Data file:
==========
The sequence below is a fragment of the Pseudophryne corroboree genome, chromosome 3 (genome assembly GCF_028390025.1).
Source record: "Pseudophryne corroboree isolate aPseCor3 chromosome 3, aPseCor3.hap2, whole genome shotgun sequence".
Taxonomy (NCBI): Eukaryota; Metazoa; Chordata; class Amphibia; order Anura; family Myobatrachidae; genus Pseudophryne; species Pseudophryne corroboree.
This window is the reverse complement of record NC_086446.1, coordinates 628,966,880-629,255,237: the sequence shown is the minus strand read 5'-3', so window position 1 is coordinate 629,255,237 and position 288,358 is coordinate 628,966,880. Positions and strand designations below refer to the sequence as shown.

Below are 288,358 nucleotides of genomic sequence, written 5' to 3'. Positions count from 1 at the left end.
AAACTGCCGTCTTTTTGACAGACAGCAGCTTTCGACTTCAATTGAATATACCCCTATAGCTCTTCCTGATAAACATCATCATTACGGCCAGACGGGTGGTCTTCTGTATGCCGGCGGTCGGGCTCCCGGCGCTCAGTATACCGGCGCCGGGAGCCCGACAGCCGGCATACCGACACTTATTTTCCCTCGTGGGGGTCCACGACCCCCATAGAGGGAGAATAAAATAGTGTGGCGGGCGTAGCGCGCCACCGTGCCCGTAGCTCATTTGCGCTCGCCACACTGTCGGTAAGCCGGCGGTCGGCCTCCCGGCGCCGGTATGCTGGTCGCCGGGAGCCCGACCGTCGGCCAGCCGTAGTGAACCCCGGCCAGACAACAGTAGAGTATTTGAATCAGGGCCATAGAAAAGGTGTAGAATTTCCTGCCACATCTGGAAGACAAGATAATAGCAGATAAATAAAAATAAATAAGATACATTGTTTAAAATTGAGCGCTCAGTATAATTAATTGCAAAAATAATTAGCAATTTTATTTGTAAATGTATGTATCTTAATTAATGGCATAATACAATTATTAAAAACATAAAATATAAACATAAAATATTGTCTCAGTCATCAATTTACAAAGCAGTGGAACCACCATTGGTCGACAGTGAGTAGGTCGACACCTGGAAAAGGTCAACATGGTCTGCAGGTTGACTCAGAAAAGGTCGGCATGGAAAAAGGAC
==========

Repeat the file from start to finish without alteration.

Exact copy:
The sequence below is a fragment of the Pseudophryne corroboree genome, chromosome 3 (genome assembly GCF_028390025.1).
Source record: "Pseudophryne corroboree isolate aPseCor3 chromosome 3, aPseCor3.hap2, whole genome shotgun sequence".
Taxonomy (NCBI): Eukaryota; Metazoa; Chordata; class Amphibia; order Anura; family Myobatrachidae; genus Pseudophryne; species Pseudophryne corroboree.
This window is the reverse complement of record NC_086446.1, coordinates 628,966,880-629,255,237: the sequence shown is the minus strand read 5'-3', so window position 1 is coordinate 629,255,237 and position 288,358 is coordinate 628,966,880. Positions and strand designations below refer to the sequence as shown.

Below are 288,358 nucleotides of genomic sequence, written 5' to 3'. Positions count from 1 at the left end.
AAACTGCCGTCTTTTTGACAGACAGCAGCTTTCGACTTCAATTGAATATACCCCTATAGCTCTTCCTGATAAACATCATCATTACGGCCAGACGGGTGGTCTTCTGTATGCCGGCGGTCGGGCTCCCGGCGCTCAGTATACCGGCGCCGGGAGCCCGACAGCCGGCATACCGACACTTATTTTCCCTCGTGGGGGTCCACGACCCCCATAGAGGGAGAATAAAATAGTGTGGCGGGCGTAGCGCGCCACCGTGCCCGTAGCTCATTTGCGCTCGCCACACTGTCGGTAAGCCGGCGGTCGGCCTCCCGGCGCCGGTATGCTGGTCGCCGGGAGCCCGACCGTCGGCCAGCCGTAGTGAACCCCGGCCAGACAACAGTAGAGTATTTGAATCAGGGCCATAGAAAAGGTGTAGAATTTCCTGCCACATCTGGAAGACAAGATAATAGCAGATAAATAAAAATAAATAAGATACATTGTTTAAAATTGAGCGCTCAGTATAATTAATTGCAAAAATAATTAGCAATTTTATTTGTAAATGTATGTATCTTAATTAATGGCATAATACAATTATTAAAAACATAAAATATAAACATAAAATATTGTCTCAGTCATCAATTTACAAAGCAGTGGAACCACCATTGGTCGACAGTGAGTAGGTCGACACCTGGAAAAGGTCAACATGGTCTGCAGGTTGACTCAGAAAAGGTCGGCATGGAAAAAGGAC